I had more free time to learn something new and at the same time I enjoyed so much sitting at home with my little daughter. I started to think it would be nice to find a way to earn additional income from home to prolong my maternity leave. I started to search for video tutorials on how to create photorealistic illustrations of microbes and found an amazing one making a virus model in Cinema 4D software. This tutorial changed everything; it was a great impulse for my future development.
First I studied Cinema 4D, then I improved my skills by adding Zbrush and Autodesk Maya. Currently I am studying Houdini. It gives me even more opportunities than other software, especially producing 3D animations. It was so exciting to be able to make highly detailed illustrations of the microorganisms I had previously taught to my students and to be able to move and animate them. I was able to realise all my interests trying to reproduce them. I could now make images of bacteria I worked on and of microbes I had only read about.
At some point you had to make the decision between continuing in academia and developing your artistic output. What helped you decide/was this a difficult decision?
I could not prolong my maternity leave. I had to make a decision whether to go back to academic work or develop my skills as a medical illustrator. Working in the university would not give me enough time to maintain a competitive level as a 3D artist.
In 2017 I could earn far more as a medical illustrator than as an Associate Professor, particularly in Ukraine. As a 3D artist I could spend far more time with my daughter and could live anywhere I liked. The decision was difficult but those three points were crucial.
I decided not only to leave my university but also to realise my dream to move to a new and different place. Three weeks after finishing my university contract I moved with my family to a green and beautiful Turkish town on the seaside where I have been living for the past four years, devoting myself totally to medical illustration.
Do you think you will ever return to an academic career or has illustration now become your full time occupation?
Currently, illustration is my full time occupation but I do not exclude the possibility that in future I might return to an academic career. Although I am enjoying total freedom in planning my working schedule, there are some things I miss from my university life – such as working with a well-qualified team in an atmosphere full of energy.
How do you stay in touch with the rapidly changing nature of science?
I am always looking for references in scientific publications. For microorganisms, I look at scanning electron microscope images for detail. When I am making illustrations of human pathologies I use computed tomography images and gross pathology photos. I have several brilliant atlases on human pathology, anatomy, histology and microbiology which I use for classical illustrations.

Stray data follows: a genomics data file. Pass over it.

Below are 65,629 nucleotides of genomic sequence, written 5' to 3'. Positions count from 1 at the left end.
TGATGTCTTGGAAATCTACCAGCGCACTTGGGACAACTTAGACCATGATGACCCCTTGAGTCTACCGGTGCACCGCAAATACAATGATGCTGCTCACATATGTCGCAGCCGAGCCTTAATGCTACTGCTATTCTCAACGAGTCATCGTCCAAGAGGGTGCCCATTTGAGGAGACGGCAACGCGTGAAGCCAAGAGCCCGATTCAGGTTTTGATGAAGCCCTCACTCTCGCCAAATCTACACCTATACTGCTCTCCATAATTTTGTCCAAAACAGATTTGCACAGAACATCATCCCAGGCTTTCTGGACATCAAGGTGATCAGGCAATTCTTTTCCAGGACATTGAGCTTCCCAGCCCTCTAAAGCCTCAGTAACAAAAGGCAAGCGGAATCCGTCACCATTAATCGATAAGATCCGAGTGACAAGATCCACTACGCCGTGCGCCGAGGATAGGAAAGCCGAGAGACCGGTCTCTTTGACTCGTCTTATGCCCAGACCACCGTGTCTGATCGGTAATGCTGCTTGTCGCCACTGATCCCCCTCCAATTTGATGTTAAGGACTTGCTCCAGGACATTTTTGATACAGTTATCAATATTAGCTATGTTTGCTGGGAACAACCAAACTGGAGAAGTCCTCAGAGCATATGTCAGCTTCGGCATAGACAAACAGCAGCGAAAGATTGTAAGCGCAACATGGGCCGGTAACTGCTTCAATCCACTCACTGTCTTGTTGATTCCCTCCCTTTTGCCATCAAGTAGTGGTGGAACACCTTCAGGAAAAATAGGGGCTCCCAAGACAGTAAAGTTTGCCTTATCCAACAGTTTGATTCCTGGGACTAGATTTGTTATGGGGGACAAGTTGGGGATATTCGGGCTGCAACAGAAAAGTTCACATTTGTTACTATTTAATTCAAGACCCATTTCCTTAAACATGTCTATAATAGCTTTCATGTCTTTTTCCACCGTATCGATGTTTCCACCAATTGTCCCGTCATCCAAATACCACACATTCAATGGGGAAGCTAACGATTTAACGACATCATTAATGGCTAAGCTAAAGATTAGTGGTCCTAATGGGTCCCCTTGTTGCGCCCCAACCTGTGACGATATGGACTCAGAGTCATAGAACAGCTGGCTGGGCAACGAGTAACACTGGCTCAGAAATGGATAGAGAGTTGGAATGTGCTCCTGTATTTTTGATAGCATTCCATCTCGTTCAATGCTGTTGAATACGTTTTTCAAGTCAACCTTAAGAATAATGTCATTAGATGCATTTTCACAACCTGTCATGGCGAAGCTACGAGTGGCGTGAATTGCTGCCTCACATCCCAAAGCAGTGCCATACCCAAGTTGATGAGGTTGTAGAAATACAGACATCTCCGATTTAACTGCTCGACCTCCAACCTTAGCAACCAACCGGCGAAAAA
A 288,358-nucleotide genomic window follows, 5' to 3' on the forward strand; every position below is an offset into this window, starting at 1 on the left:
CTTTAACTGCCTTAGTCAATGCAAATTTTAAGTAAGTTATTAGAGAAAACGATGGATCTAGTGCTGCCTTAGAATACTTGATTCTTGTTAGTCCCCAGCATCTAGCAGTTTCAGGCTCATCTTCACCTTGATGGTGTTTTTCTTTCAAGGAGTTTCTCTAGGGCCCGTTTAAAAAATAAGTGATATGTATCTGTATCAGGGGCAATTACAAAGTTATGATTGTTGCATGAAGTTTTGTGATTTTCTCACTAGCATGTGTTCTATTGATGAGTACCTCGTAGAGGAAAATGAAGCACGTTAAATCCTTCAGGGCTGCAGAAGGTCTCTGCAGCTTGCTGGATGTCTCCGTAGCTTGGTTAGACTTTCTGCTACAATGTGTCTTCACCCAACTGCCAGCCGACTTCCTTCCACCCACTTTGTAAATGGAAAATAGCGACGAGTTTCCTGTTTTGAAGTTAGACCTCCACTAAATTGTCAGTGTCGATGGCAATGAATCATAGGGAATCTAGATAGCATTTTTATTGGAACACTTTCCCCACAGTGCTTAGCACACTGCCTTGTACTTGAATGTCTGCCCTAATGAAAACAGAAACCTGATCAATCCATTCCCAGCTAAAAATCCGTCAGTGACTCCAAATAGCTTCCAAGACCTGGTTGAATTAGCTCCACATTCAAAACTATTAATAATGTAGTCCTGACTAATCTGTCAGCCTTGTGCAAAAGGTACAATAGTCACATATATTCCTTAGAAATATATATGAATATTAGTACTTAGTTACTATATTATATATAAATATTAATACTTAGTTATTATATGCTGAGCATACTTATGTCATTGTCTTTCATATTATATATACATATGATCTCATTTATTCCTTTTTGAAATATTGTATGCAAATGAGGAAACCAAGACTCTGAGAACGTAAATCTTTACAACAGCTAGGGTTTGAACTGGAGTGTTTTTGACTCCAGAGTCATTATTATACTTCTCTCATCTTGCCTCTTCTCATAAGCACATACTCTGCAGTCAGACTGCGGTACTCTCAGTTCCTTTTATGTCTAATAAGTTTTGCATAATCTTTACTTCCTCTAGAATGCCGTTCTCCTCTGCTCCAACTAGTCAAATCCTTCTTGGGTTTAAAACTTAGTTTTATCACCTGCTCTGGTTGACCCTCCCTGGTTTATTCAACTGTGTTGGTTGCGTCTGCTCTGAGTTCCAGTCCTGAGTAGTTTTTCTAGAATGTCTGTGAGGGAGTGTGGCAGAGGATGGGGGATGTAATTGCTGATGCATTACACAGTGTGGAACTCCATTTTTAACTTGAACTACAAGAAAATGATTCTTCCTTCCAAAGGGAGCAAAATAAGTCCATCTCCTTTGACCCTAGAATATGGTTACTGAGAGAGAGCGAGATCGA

Being a medical illustrator I need to read even more scientific publications than when I worked as an academic. It is crucial to be among the first to illustrate an important new discovery because these illustrations are reproduced multiple times in the popular press and may eventually become iconic for the subject.
Do you take commissions and if so could you give some examples of the type of work you have done?
I prefer to make images only for stock websites because I like full freedom in selecting topics and deadlines. But I also participated in several projects which were interesting and unusual, for example, an educational board game ‘Immune force’ published by The Game Crafter.
One of my successful projects was collaborating with Elsevier Publishing where I was both book editor and medical illustrator. I edited a series of books on clinical microbiology with my images on the covers.
Are there any medical illustrators or artists you look to for visual inspiration?
Do you have any plans to develop your production in new ways?
I have been producing images for seven years and during this time computer methods to bring photorealism into 3D illustrations and videos are much improved with every new version of the 3D software, so I am also constantly working on bringing more photorealism to my production.
Furthermore, I still like to draw the microworld but also to observe it through a microscope, so I want to improve my photomicrography skills. My dream is to have access to a professional scanning electron microscope and to produce SEM images at the same level I have been constantly using as a source of inspiration.
What is your favourite image in your collection?
Probably one of my favourite images is the blue-green pus bacterium Pseudomonas aeruginosa. This bacterium is one of the strongest multidrug-resistant challenges in modern medicine. I was working with it a lot during my academic period so it was exciting to make an image of it when I mastered illustration skills.